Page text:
The yearly Wellness Visit is more of a conversation. The goal is to look at ways to avoid health problems or identify them early. The visit includes
- a review of medications and medical history
- a health risk questionnaire. This survey addresses lifestyle issues such as smoking, alcohol, and exercise
- other questionnaires assess memory and thinking problems, depression, anger, and social isolation
Based on your relative’s responses, the doctor may recommend screening tests. The idea is to nip any problems in the bud. It is also a time for your loved one to discuss preferences for end-of-life care. (This is called “advanced care planning.”)
Important to note, this visit does NOT include treatment or management of your relative’s chronic conditions. Diabetes, high cholesterol, and high blood pressure certainly threaten wellness. But they are addressed separately. And tempting as it is to say, “While I’m here, doc, what about this pain in my knee,” that is also outside the bounds. Best to make another appointment or your loved one may be charged for the visit.
Different from the “Welcome to Medicare” visit
If this is your relative’s very first year on Medicare, they are entitled to a free “Welcome Visit.” This is similar to the Wellness Visit but includes other assessments. One for fall risks. Another to identify weight problems. The appointment may also address hearing and vision. These additional assessments are not part of the yearly Wellness Visit.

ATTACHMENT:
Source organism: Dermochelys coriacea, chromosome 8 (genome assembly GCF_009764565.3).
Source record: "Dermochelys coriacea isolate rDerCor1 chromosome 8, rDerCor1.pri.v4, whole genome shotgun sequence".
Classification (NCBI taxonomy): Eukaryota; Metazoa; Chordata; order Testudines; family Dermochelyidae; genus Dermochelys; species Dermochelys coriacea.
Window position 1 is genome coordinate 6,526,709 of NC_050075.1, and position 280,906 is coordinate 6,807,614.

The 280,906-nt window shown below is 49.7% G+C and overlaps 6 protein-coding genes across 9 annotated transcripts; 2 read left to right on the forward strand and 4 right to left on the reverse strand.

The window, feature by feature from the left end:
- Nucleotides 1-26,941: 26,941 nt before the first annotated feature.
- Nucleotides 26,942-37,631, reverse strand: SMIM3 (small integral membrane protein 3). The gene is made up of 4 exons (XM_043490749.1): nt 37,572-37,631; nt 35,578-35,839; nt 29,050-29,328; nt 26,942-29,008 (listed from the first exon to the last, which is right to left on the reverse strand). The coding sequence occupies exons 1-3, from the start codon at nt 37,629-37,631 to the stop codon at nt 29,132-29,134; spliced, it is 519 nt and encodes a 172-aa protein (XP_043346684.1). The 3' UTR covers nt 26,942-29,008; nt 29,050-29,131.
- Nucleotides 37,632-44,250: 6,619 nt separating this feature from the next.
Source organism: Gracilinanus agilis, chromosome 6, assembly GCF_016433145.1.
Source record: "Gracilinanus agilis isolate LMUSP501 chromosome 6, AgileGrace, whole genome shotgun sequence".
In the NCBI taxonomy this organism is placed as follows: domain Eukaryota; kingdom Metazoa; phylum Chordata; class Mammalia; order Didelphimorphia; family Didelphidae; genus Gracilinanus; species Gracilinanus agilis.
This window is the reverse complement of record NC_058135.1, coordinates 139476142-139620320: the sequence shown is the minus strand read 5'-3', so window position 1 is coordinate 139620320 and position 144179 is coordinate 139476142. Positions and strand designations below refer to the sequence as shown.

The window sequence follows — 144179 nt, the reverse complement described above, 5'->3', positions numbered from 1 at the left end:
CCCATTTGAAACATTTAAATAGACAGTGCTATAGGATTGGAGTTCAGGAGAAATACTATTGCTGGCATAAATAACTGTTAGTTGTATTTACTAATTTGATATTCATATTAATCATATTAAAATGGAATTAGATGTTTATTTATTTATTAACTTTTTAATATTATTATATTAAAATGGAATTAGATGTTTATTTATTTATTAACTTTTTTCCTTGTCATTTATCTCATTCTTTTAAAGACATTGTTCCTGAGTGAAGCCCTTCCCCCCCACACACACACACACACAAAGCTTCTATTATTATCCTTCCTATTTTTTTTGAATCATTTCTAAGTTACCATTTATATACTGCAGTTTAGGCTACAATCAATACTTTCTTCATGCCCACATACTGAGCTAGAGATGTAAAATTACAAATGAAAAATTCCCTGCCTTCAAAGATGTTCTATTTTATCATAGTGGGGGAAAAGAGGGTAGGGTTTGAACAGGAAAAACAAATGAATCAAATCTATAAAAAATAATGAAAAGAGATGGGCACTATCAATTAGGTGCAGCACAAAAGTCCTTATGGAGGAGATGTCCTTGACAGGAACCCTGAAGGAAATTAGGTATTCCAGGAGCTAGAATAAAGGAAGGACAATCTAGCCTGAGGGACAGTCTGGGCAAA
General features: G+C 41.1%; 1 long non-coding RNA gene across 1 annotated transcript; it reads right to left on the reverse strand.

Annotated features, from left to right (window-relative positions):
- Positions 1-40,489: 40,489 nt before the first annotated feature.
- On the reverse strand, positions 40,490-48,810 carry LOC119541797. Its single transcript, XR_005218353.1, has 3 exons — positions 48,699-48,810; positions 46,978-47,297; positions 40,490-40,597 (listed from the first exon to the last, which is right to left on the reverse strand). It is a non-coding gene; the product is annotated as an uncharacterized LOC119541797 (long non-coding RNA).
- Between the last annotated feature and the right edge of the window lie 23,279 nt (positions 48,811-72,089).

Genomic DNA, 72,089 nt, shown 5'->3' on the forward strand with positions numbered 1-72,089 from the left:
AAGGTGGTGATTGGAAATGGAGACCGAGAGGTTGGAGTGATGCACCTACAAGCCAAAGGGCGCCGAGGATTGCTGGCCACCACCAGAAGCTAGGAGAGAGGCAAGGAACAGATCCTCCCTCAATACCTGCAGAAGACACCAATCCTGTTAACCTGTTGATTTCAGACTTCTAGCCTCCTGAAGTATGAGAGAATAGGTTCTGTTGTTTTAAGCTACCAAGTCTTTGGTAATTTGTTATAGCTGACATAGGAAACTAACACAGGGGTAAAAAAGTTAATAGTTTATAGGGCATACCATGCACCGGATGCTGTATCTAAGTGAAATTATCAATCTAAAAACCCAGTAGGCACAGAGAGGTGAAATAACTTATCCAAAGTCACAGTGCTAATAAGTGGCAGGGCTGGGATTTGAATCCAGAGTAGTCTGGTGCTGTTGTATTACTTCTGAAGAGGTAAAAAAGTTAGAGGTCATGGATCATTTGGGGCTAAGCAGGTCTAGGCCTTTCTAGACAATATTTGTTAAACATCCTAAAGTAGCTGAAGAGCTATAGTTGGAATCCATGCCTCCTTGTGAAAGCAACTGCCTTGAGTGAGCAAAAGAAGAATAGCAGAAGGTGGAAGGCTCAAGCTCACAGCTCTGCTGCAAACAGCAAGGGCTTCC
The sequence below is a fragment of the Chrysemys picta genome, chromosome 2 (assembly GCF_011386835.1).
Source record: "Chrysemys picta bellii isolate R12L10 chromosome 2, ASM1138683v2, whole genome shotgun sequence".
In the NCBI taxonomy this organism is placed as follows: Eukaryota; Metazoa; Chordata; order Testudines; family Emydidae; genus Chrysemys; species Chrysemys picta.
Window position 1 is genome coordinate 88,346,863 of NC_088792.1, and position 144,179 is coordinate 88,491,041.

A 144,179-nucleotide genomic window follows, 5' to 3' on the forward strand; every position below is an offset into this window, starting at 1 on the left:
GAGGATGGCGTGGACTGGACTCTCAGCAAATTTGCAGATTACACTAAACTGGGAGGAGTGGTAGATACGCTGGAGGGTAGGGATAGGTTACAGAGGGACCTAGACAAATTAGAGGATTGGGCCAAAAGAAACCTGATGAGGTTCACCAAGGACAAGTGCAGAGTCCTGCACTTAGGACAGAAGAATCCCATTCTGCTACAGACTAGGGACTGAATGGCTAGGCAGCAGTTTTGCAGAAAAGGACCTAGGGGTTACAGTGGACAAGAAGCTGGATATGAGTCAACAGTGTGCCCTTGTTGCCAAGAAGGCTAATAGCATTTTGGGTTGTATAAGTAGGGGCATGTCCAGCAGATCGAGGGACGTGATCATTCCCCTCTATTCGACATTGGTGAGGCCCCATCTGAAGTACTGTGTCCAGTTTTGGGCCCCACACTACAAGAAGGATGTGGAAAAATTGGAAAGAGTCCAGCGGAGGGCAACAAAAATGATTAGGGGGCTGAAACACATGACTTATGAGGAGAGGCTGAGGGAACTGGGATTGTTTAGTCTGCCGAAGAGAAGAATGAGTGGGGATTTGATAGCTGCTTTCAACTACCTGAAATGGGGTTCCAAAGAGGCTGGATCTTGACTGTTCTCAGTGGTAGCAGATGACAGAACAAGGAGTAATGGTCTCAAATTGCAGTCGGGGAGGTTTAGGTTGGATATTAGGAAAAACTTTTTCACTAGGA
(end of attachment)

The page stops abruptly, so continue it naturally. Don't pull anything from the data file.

Where are the paid caregivers?
Frustrated in your search for a paid caregiver? You are not alone. There is an extreme shortage of helpers right now. Even before COVID, the demand for aides was greater than the supply. The “Great Resignation” hit the caring professions hard. Caregivers close to retirement left early. And many younger workers decided to opt for safer, less demanding jobs. In some states, as many as 38% of direct-care workers chose other occupations last year.
Caregiving is strenuous work, usually for very low pay. And there’s little societal respect for the career. The work can involve unpleasant personal care tasks. As well, clients with dementia may behave unkindly. Even clients without memory and thinking problems have been known to take out frustrations on paid helpers.
Adding to those realities, there is little growth opportunity for direct-care workers. Even jobs at fast-food chains pay better. Corporate employers can also provide more-flexible schedules so parents can be home after school. All these factors make direct care a less appealing career choice. Nearly half of paid caregivers quit within their first year.
By 2030 we will have twice as many people over 65 as we had in 2011. And we will have fewer young people in the population, so fewer potential helpers.
Yikes! As a family in need of help, this can be distressing news. As many as 85% of home-care companies reported having to turn away new clients at least once because they didn’t have the staff.
If you are lucky enough to get help, strive to make it a lasting relationship. Don’t tolerate poor work, but make an effort to thank and treat with respect those aides who do good work. It will be in your best interest, and in your loved one’s. The shortage is very real.Return to top